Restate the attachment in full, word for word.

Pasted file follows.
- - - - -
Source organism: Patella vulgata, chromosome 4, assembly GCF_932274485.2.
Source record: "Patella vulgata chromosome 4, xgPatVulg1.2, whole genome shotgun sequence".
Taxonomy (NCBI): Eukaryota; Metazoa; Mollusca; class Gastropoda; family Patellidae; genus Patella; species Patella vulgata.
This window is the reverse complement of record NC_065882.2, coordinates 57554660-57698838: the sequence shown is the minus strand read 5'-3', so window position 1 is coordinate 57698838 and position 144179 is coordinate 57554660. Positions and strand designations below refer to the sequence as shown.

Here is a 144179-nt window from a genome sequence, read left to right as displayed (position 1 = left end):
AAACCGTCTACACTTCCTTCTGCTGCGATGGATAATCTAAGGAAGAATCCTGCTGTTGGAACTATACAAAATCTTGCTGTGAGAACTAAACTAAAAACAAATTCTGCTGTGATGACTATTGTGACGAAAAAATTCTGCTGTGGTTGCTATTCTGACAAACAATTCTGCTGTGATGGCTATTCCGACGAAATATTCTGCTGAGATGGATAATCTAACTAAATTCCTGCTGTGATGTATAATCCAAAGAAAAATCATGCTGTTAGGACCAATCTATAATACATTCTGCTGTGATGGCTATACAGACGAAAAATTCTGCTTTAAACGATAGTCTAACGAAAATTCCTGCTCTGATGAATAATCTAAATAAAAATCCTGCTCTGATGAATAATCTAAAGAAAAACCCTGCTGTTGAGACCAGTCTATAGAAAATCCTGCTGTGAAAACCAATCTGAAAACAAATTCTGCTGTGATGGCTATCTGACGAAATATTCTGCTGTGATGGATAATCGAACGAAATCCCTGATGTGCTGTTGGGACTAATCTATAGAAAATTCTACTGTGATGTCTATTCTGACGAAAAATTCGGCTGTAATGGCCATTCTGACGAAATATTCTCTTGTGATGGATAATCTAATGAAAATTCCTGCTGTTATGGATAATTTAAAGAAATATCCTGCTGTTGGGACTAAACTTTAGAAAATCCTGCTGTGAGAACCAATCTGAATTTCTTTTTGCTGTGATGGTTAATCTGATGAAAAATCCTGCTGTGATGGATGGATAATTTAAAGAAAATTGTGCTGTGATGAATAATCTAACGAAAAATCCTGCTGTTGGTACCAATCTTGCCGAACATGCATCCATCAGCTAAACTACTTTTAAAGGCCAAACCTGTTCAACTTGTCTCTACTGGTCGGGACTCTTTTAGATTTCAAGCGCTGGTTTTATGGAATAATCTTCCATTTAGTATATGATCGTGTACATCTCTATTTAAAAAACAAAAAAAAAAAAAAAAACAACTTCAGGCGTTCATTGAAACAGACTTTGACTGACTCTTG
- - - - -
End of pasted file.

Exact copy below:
Source organism: Patella vulgata, chromosome 4, assembly GCF_932274485.2.
Source record: "Patella vulgata chromosome 4, xgPatVulg1.2, whole genome shotgun sequence".
Taxonomy (NCBI): Eukaryota; Metazoa; Mollusca; class Gastropoda; family Patellidae; genus Patella; species Patella vulgata.
This window is the reverse complement of record NC_065882.2, coordinates 57554660-57698838: the sequence shown is the minus strand read 5'-3', so window position 1 is coordinate 57698838 and position 144179 is coordinate 57554660. Positions and strand designations below refer to the sequence as shown.

Here is a 144179-nt window from a genome sequence, read left to right as displayed (position 1 = left end):
AAACCGTCTACACTTCCTTCTGCTGCGATGGATAATCTAAGGAAGAATCCTGCTGTTGGAACTATACAAAATCTTGCTGTGAGAACTAAACTAAAAACAAATTCTGCTGTGATGACTATTGTGACGAAAAAATTCTGCTGTGGTTGCTATTCTGACAAACAATTCTGCTGTGATGGCTATTCCGACGAAATATTCTGCTGAGATGGATAATCTAACTAAATTCCTGCTGTGATGTATAATCCAAAGAAAAATCATGCTGTTAGGACCAATCTATAATACATTCTGCTGTGATGGCTATACAGACGAAAAATTCTGCTTTAAACGATAGTCTAACGAAAATTCCTGCTCTGATGAATAATCTAAATAAAAATCCTGCTCTGATGAATAATCTAAAGAAAAACCCTGCTGTTGAGACCAGTCTATAGAAAATCCTGCTGTGAAAACCAATCTGAAAACAAATTCTGCTGTGATGGCTATCTGACGAAATATTCTGCTGTGATGGATAATCGAACGAAATCCCTGATGTGCTGTTGGGACTAATCTATAGAAAATTCTACTGTGATGTCTATTCTGACGAAAAATTCGGCTGTAATGGCCATTCTGACGAAATATTCTCTTGTGATGGATAATCTAATGAAAATTCCTGCTGTTATGGATAATTTAAAGAAATATCCTGCTGTTGGGACTAAACTTTAGAAAATCCTGCTGTGAGAACCAATCTGAATTTCTTTTTGCTGTGATGGTTAATCTGATGAAAAATCCTGCTGTGATGGATGGATAATTTAAAGAAAATTGTGCTGTGATGAATAATCTAACGAAAAATCCTGCTGTTGGTACCAATCTTGCCGAACATGCATCCATCAGCTAAACTACTTTTAAAGGCCAAACCTGTTCAACTTGTCTCTACTGGTCGGGACTCTTTTAGATTTCAAGCGCTGGTTTTATGGAATAATCTTCCATTTAGTATATGATCGTGTACATCTCTATTTAAAAAACAAAAAAAAAAAAAAAAACAACTTCAGGCGTTCATTGAAACAGACTTTGACTGACTCTTG